This involves joint action from communities, government, voluntary agencies and the health service to create healthy alliances. The socio-medical model sits more easily with the conflict theorists than the functionalist. The conflict theorist would explain the shorter life expectancy and relatively higher rates of ill health among the poor as a consequence of the inequalities in society and the life circumstances of the disadvantaged. The poor, they would say, are more likely to have inadequate diets, live in damp houses, often in inner city areas where the impact of unemployment and environmental pollution is highest. The ruling groups in society, the politicians and the owners of industries, are not willing, they would say, to make the changes that would be necessary to protect the poor from ill health and disease. The Bio-Medical model The dominant paradigm of the Western medical science has been the Bio-Medical Model. The bio-medical model is based on two fundamentals assumptions - reductionism and materialism. Reductionism is the view that an individual can be understood by studying his or her smallest constituent parts. From this perspective, illness can be understood by examining biochemical processes. Materialism is the view that individuals are physical beings whose existence and functions can be explained solely by the principles of physiology, anatomy and biochemistry. Inherent in this model is the view that psychological processes are unimportant in determining health. So from the perspective of the biomedical model, disease is a disruption in biological structures caused by some physical or chemical factor. Intervention, would involve the introduction of a corrective physical or chemical agent. One might typify this model as a one cause one cure paradigm. Interventions that don't involve a biological or chemical manipulation are not considered medicine. This model has no room for the social, culture, psychological or behavioural dimensions of disease. The bio-medical model also dominates psychiatric clinical practice and research as illustrated by the fact that 86% of papers presented at the 1992 annual meeting of the American Psychiatric Association were bio-medically oriented, and nearly all department of psychiatry are now chaired by persons committed to biomedical research. ...read more.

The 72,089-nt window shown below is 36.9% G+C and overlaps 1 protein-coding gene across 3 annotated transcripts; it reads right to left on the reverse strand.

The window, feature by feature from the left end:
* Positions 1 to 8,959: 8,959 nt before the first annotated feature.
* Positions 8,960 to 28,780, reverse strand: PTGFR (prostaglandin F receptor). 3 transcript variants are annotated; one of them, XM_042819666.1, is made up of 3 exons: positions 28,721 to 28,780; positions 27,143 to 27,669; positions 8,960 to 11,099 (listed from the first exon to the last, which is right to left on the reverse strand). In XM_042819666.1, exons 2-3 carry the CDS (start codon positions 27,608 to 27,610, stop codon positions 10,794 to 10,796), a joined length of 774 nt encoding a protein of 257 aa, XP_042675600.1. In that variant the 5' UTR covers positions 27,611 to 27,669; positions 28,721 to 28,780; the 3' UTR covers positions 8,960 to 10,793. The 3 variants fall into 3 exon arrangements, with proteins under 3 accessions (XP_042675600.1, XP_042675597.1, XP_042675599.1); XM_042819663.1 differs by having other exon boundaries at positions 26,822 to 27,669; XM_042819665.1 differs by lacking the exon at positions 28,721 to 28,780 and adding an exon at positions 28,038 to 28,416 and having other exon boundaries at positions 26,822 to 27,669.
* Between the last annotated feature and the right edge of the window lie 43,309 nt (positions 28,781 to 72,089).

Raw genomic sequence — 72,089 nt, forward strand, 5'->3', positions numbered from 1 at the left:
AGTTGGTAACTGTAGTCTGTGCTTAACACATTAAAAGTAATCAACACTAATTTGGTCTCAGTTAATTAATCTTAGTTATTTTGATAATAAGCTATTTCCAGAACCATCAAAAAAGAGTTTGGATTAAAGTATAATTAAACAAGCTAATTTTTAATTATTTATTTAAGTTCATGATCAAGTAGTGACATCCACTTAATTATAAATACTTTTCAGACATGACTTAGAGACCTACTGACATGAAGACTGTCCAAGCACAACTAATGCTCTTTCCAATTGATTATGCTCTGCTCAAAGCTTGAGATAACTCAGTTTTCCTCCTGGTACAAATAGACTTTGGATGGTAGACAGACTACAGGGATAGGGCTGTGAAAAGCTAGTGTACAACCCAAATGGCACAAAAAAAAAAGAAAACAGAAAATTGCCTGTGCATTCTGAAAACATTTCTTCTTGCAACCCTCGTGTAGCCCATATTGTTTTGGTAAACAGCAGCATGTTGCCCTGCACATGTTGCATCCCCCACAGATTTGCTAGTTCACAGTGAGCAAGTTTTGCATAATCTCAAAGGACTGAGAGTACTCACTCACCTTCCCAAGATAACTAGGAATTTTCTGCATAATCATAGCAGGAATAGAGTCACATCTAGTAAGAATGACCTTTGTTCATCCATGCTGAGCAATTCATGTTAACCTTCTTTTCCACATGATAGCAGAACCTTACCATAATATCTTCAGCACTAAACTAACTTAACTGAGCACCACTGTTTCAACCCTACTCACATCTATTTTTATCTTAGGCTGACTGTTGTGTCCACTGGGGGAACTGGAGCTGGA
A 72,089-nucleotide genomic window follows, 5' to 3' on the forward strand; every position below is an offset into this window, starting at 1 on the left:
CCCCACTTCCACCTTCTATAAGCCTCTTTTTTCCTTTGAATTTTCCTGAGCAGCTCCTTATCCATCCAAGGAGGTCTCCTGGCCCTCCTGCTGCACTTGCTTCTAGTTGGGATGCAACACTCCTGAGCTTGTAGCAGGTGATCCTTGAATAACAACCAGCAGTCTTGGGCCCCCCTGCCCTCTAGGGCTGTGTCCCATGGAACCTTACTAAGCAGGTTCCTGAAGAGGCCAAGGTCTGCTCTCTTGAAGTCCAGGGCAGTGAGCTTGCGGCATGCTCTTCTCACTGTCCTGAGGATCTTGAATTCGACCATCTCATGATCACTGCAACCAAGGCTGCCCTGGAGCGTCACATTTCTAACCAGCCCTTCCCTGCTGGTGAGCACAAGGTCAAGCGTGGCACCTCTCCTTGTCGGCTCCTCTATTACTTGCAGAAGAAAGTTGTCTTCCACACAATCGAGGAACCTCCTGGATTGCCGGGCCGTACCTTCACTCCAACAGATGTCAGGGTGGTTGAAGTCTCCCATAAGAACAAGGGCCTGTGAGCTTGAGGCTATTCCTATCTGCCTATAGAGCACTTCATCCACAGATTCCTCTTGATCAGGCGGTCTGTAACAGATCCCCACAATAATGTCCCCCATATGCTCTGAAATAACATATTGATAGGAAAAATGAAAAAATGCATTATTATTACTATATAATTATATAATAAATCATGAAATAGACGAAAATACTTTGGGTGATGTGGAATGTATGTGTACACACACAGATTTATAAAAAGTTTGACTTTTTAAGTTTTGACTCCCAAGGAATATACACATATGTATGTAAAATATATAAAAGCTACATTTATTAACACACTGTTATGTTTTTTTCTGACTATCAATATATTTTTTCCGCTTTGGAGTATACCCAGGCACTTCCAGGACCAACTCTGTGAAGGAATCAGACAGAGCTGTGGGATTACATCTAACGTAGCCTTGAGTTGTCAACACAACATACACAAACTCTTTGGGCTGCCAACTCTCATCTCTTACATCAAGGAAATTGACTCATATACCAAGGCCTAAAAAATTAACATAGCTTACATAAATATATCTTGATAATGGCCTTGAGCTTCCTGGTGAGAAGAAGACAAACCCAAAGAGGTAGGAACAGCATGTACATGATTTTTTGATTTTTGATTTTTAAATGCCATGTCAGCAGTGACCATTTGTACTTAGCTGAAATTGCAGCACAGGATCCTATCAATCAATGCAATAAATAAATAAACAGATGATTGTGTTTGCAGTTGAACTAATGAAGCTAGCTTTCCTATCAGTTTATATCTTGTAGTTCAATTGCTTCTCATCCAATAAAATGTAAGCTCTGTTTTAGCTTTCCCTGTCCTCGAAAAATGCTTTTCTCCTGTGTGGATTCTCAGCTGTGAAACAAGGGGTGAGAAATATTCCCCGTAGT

What is implied is that people unwittingly harm themselves or their children by the excessive consumption of harmful commodities, refined foods, tobacco, alcohol or by lack of exercise or by their underutilisation of preventive health care, vaccination, antenatal surveillance or contraception. Some would argue that such systematic behaviour within certain social groups is a consequence only of lack of education, or of shiftlessness, foolishness or other individual traits. The poor lifestyle choices were linked to a range of chronic illnesses including heart disease, some form of cancer, bronchitis and diabetes. For many in economically deprived circumstances, smoking and alcohol, sadly, help them cope with their difficult circumstances. It is their difficult circumstances that lead to their lifestyle choices not the other way around. The problem with this notion is that individual decision-making must always be seen in the context of the social structure and of the constraints that impede the behaviours of the people placed in different locations in the social structure. Material or structural explanations Material or structural explanations argue that morbidity and mortality are a result of material conditions. Those born into poor families are more likely to live in substandard houses and poor neighbourhoods, have inferior health care services or no health care resources at all, have limited access to education and hence fewer opportunities for employment or be employed in low-skilled, low-paid occupations that are highly dangerous. The cultural explanations have been linked to materialist explanations, suggesting that people who live in poverty have behaviours and cultural beliefs that are illness producing. Different groups in a society have different habits and beliefs that may not be health enhancing. It may be that poverty, rather than cultural beliefs and habits, creates certain unhealthy ways of being in the world. The way in which materialist understanding and control are drawn to each other, as expressed in the theses, is socially embodied; it reflects historical conditions and the dominance of social institutions that, along with such other values as (especially today) those of multinational capital and free markets, manifest the modern value scheme of control. ...read more.